Fluffy, Frothy Champorado

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Truth is, I don’t remember having champorado (“chocolate rice” to the kiddo) cooked with glutinous rice. For breakfast, it has always been left-over rice from dinner the night before. However, tablea has never been a problem. With Mom’s family in Batangas having a small coffee plantation, we had regular supply of tablea and kapeng barako. So here is how I cook it; the only difference is that I use finely ground dark cocoa powder available in supermarkets.

Oh, here’s another twist. Being in NZ where fresh milk makes the world go round, we are having fun with thick, fluffy froth on champorado! How to do it? You could whip up fresh milk with a hand mixer until thick and fluffy, use a milk frother, or the simplest way… shake enough milk in a sealed container. Yeah, that’s it. Barnyard and peasant-like but it works. (Back in those days, we used to write our names on our portion of champorado with evap milk.)

A bowl of left-over rice (or 1 cup of rice, glutinous or not)
1/2 cup finely ground dark cocoa powder (better if you have tablea)
Fresh milk (evaporated or condensed milk will do)

Add cocoa powder in a pot of boiling water. Stir and simmer for 2 minutes. Add leftover rice and bring to boil. Add 3 to 5 tablespoon of sugar and stir. Lower heat and simmer for 3 to 5 minutes until the mixture thickens. Serve hot with milk and sweeten more with sugar if you like.

Lasang Pinoy, Sundays. Fluffy.
Lasang PInoy, Sundays

And this is how I like it. Lotsa milk.

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I am not a professional cook. My only claim to having a culinary background is a short stint as my dad’s teen ‘sous chef’ in his carinderia ages ago. Dad ran small eateries since I was a young kid - serving standard ‘turo-turo’ food ranging from the likes of menudo, adobo, pritong isda, dinuguan, binagoongan, bopis, munggo, pinakbet and giniling to merienda fares like goto, ginataan, pancit bihon, halu-halo and saging con yelo.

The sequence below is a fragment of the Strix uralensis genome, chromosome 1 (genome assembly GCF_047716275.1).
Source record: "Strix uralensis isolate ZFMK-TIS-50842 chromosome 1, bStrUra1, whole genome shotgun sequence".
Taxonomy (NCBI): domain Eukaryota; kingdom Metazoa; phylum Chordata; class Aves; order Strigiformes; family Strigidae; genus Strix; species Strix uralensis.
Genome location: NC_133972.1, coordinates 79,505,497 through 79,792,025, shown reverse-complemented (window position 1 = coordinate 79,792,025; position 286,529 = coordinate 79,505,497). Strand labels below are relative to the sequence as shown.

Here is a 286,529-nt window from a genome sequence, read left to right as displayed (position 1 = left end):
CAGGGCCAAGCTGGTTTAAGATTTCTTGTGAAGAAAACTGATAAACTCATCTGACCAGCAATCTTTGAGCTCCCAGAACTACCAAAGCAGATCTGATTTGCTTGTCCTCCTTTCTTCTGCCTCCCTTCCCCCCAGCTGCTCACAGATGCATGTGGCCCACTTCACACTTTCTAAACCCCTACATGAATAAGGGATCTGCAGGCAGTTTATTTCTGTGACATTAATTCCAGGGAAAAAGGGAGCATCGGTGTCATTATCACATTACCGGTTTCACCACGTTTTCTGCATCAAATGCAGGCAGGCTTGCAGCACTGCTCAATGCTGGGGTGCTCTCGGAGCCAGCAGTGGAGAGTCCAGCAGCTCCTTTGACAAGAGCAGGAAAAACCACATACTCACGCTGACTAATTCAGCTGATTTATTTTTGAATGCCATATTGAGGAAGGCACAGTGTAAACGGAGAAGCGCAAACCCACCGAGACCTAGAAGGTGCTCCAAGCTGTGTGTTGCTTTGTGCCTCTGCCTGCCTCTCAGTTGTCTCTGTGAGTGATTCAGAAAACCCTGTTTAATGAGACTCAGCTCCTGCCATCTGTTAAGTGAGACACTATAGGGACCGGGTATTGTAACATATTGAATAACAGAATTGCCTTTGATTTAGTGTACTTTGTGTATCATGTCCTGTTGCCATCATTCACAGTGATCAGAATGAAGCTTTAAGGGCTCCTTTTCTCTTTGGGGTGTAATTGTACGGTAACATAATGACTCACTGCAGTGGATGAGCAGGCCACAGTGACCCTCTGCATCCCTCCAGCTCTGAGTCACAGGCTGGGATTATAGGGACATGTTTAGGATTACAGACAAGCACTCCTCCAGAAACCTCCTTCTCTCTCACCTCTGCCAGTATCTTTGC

My father, a farmer in his hometown before working his way to becoming an accountant, definitely influenced my cooking in a lot of ways than I thought. My siblings and I were raised in a backyard full of fruit trees and vegetable garden. We spent weekends and the summer breaks running around with ducks, chickens, goats and pigs. I had wonderful memories of gathering eggs, butchering chickens, selling vegetables and the sweet aroma of preserved fruits. But my love for art led me to a degree in Architecture. Just few months after getting my license, I went abroad and lived independently at age 23. Definitely no maid, no cook, and a totally different food culture. Along the way I met lots of friends and spent what seemed a lifetime learning new tricks and recipes.

Now living in Auckland, I am a work-from-home mum who juggles time between work, fun and family - in pursuit of work-life balance. No matter how busy I am, I love the idea of cooking for my family. My blog chronicles home cooking greatly influenced by life outside my home country from Southeast Asia to Beijing and Auckland. And most of the time, being busy also means easy (sometimes quick), affordable meals.

10 thoughts on “Fluffy, Frothy Champorado

  1. love the frothy fotos! have got to try making champorado with the frothy milk, simple yet it makes eating champorado more enjoyable.

  2. Wow iska! ang sarap naman! I looooove champorado…errr actually anything made from tablea is an all time fave…hehehe sarap ang native no? :)

    my grandmother also used dark chocolate when we have some sent from the US…only because I don’t like eating plain dark chocolate but using it for champorado is yummy :)

    Zee´s last blog post..LaPiS: Fluffy

  3. The first time my daughter tasted tablea she said it reminded her of champorado. Now she will only eat it with tablea, cocoa powder or any other chocolate won’t do.:)
    The frothy milk really looks pretty on chocolate color.

    Oggi´s last blog post..LaPiS: Fluffy Egg-White Omelet

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